King, Irrapmwe, Unchalka
Referred to as Irrapmwe in Melbourne Museum displays. ‘Irrapmwe was the headman of the Alice Springs Arrernte in the late part of the nineteenth century. He probably died in about 1905. Spencer and Gillen knew Irrapmwe by other names – King Charlie or Ntyarlke, which refers to a species of caterpillar that was Irrapmwe’s personal totem. According to Arrernte law, large parts of the Alice Springs area were created by caterpillar ancestors. It was Irrapmwe’s direct connection to these ancestors, combined with a distinguished ritual career, which gave him the influential role as headman of his group. Like Spencer, Irrapmwe was a highly knowledgeable man with great authority in his own domain. He was what Aboriginal people often call a ‘law-man’ – a ritual expert.
Irrapmwe and his people gave Spencer and Gillen a great deal of material and information. He worked particularly closely with Frank Gillen, who often relayed information, specimens and artefacts to Spencer in Melbourne. Arrernte people say that Irrapmwe was a good friend to the white settlers who invaded his country, welcoming them, guiding them to water sources and generally working in concert with them. Yet Irrapmwe’s relationship to the settlers was not always cordial. Sometimes, like when Gillen sent his sons to jail in South Australia, Irrapmwe protested violently against the unfair treatment of his family.’ (http://museumvictoria.com.au/pages/2327/bunjilaka-exhibition.pdf)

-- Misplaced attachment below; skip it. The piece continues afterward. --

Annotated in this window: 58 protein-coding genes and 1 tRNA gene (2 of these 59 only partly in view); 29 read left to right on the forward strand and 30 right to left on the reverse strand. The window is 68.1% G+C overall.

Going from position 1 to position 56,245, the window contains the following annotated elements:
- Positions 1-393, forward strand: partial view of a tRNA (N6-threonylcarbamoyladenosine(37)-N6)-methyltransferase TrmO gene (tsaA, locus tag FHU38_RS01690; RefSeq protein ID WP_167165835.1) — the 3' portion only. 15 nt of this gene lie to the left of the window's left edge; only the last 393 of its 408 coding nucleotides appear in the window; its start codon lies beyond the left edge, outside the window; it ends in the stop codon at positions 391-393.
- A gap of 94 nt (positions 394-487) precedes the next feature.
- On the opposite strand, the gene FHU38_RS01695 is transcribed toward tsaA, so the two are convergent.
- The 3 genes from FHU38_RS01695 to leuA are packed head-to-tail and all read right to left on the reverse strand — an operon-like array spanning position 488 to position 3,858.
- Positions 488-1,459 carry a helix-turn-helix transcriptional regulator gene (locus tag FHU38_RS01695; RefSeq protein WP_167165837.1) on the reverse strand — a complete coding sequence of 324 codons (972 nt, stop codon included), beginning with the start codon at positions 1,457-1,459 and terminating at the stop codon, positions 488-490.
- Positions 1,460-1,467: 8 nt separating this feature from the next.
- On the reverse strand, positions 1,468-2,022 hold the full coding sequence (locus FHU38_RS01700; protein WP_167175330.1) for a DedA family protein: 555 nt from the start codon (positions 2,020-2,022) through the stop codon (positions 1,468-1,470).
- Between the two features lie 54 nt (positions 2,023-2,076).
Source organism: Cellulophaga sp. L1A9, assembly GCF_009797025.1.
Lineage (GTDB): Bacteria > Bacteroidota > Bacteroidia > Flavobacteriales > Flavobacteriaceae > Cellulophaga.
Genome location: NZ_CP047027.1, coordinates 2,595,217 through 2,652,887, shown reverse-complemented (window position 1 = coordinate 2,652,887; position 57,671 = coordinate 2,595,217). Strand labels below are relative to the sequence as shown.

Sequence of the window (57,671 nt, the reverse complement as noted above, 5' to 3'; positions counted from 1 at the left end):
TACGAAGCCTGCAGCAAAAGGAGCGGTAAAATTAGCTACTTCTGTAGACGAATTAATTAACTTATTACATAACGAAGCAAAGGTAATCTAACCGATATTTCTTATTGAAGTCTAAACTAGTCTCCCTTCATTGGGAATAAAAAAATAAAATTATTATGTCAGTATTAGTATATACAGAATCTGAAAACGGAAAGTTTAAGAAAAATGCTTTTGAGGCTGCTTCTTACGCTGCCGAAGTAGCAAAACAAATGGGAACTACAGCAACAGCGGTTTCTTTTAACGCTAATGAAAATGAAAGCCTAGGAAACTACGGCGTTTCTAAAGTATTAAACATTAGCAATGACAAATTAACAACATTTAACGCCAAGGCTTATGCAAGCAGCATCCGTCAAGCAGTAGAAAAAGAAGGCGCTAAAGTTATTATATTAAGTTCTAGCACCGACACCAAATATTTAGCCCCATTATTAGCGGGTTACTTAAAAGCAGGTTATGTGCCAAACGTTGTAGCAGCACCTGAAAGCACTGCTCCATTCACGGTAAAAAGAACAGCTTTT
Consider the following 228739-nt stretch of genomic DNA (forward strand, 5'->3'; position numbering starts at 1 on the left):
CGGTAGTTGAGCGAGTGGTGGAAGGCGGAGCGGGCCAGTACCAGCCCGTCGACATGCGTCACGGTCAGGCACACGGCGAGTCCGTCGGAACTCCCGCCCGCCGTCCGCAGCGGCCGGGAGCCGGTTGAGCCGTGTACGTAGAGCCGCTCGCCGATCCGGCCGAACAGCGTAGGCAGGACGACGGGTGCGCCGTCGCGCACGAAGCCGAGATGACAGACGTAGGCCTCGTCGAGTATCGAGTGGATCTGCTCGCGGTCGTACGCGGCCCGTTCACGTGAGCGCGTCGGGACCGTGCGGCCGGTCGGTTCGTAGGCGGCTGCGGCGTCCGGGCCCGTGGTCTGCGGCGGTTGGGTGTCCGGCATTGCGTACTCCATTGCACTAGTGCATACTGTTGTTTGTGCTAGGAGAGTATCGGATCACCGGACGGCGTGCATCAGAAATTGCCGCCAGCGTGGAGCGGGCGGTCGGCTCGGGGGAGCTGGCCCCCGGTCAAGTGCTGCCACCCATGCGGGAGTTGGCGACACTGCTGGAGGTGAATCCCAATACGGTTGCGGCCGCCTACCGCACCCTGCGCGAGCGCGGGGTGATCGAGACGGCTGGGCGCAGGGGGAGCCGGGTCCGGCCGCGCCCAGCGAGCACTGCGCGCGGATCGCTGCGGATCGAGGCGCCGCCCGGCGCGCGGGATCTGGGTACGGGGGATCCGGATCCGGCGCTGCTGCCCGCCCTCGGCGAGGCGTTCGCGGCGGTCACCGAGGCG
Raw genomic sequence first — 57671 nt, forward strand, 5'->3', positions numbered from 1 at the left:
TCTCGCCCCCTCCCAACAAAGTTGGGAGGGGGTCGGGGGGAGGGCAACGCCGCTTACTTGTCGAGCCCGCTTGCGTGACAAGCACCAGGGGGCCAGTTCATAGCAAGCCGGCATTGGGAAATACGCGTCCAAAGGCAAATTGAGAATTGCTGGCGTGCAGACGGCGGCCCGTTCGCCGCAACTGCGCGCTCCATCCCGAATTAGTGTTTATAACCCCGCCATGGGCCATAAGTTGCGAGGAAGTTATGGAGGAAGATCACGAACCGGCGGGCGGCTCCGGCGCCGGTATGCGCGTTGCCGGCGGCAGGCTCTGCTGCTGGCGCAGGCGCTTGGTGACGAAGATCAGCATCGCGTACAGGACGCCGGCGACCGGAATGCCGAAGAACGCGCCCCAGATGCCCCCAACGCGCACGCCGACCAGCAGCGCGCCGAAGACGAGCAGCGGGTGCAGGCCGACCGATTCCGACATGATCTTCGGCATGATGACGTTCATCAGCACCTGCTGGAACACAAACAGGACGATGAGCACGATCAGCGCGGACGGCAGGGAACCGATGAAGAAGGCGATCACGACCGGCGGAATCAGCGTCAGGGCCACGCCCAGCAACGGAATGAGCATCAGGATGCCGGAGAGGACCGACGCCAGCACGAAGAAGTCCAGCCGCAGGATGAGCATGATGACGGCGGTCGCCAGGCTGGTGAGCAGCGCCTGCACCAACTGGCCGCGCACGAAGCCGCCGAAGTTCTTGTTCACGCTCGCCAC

TGH Strehlow's genealogies (see FT V, 16) note that a Charley Ntyarlke was also known as Erapmua Paltara [rendered in the current Arrernte orthography as Irrapmwe of the Peltharre section].